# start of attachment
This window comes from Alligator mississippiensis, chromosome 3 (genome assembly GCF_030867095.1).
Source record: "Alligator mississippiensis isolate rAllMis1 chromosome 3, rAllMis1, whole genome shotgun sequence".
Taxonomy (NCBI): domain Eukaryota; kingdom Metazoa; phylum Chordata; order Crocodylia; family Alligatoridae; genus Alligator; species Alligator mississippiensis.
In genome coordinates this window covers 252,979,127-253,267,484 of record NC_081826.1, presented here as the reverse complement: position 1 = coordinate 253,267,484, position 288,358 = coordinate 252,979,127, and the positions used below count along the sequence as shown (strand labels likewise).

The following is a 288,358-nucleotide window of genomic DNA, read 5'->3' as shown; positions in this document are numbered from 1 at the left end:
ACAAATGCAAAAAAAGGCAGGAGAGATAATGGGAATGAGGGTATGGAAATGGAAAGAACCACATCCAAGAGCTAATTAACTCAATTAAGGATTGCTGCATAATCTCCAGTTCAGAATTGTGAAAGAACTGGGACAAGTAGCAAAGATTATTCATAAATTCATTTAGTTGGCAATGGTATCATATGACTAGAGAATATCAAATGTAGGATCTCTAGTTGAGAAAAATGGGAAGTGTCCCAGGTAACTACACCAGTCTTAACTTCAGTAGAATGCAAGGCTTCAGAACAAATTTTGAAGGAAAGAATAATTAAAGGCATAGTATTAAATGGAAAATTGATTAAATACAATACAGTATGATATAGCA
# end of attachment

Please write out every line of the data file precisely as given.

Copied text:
This window comes from Alligator mississippiensis, chromosome 3 (genome assembly GCF_030867095.1).
Source record: "Alligator mississippiensis isolate rAllMis1 chromosome 3, rAllMis1, whole genome shotgun sequence".
Taxonomy (NCBI): domain Eukaryota; kingdom Metazoa; phylum Chordata; order Crocodylia; family Alligatoridae; genus Alligator; species Alligator mississippiensis.
In genome coordinates this window covers 252,979,127-253,267,484 of record NC_081826.1, presented here as the reverse complement: position 1 = coordinate 253,267,484, position 288,358 = coordinate 252,979,127, and the positions used below count along the sequence as shown (strand labels likewise).

The following is a 288,358-nucleotide window of genomic DNA, read 5'->3' as shown; positions in this document are numbered from 1 at the left end:
ACAAATGCAAAAAAAGGCAGGAGAGATAATGGGAATGAGGGTATGGAAATGGAAAGAACCACATCCAAGAGCTAATTAACTCAATTAAGGATTGCTGCATAATCTCCAGTTCAGAATTGTGAAAGAACTGGGACAAGTAGCAAAGATTATTCATAAATTCATTTAGTTGGCAATGGTATCATATGACTAGAGAATATCAAATGTAGGATCTCTAGTTGAGAAAAATGGGAAGTGTCCCAGGTAACTACACCAGTCTTAACTTCAGTAGAATGCAAGGCTTCAGAACAAATTTTGAAGGAAAGAATAATTAAAGGCATAGTATTAAATGGAAAATTGATTAAATACAATACAGTATGATATAGCA